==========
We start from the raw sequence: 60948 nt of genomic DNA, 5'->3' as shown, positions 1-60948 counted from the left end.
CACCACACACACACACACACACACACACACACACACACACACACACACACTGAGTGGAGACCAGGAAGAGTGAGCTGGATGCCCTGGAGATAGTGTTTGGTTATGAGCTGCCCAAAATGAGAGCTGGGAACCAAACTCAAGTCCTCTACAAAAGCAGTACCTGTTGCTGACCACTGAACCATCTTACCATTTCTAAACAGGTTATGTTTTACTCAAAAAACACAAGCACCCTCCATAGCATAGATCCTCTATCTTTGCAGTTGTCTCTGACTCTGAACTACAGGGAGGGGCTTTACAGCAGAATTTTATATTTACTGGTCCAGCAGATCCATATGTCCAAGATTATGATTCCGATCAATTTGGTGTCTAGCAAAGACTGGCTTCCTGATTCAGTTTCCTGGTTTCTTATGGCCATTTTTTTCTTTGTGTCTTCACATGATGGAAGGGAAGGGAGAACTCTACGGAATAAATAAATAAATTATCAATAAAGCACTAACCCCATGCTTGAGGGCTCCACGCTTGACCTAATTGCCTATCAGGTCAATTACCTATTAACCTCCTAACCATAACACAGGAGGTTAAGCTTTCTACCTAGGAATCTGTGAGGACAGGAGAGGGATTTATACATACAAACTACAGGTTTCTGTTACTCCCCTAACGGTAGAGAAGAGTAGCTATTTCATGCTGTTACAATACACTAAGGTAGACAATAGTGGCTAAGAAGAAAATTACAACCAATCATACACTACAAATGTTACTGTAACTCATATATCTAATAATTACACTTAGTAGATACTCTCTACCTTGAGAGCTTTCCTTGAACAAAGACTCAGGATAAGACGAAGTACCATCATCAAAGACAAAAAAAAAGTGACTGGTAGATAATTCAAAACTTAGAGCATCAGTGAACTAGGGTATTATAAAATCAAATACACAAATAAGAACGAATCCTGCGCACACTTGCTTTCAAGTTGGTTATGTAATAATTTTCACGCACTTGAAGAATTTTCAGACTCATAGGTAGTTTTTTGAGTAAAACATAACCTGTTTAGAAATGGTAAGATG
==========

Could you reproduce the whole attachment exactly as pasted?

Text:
We start from the raw sequence: 60948 nt of genomic DNA, 5'->3' as shown, positions 1-60948 counted from the left end.
CACCACACACACACACACACACACACACACACACACACACACACACACACTGAGTGGAGACCAGGAAGAGTGAGCTGGATGCCCTGGAGATAGTGTTTGGTTATGAGCTGCCCAAAATGAGAGCTGGGAACCAAACTCAAGTCCTCTACAAAAGCAGTACCTGTTGCTGACCACTGAACCATCTTACCATTTCTAAACAGGTTATGTTTTACTCAAAAAACACAAGCACCCTCCATAGCATAGATCCTCTATCTTTGCAGTTGTCTCTGACTCTGAACTACAGGGAGGGGCTTTACAGCAGAATTTTATATTTACTGGTCCAGCAGATCCATATGTCCAAGATTATGATTCCGATCAATTTGGTGTCTAGCAAAGACTGGCTTCCTGATTCAGTTTCCTGGTTTCTTATGGCCATTTTTTTCTTTGTGTCTTCACATGATGGAAGGGAAGGGAGAACTCTACGGAATAAATAAATAAATTATCAATAAAGCACTAACCCCATGCTTGAGGGCTCCACGCTTGACCTAATTGCCTATCAGGTCAATTACCTATTAACCTCCTAACCATAACACAGGAGGTTAAGCTTTCTACCTAGGAATCTGTGAGGACAGGAGAGGGATTTATACATACAAACTACAGGTTTCTGTTACTCCCCTAACGGTAGAGAAGAGTAGCTATTTCATGCTGTTACAATACACTAAGGTAGACAATAGTGGCTAAGAAGAAAATTACAACCAATCATACACTACAAATGTTACTGTAACTCATATATCTAATAATTACACTTAGTAGATACTCTCTACCTTGAGAGCTTTCCTTGAACAAAGACTCAGGATAAGACGAAGTACCATCATCAAAGACAAAAAAAAAGTGACTGGTAGATAATTCAAAACTTAGAGCATCAGTGAACTAGGGTATTATAAAATCAAATACACAAATAAGAACGAATCCTGCGCACACTTGCTTTCAAGTTGGTTATGTAATAATTTTCACGCACTTGAAGAATTTTCAGACTCATAGGTAGTTTTTTGAGTAAAACATAACCTGTTTAGAAATGGTAAGATG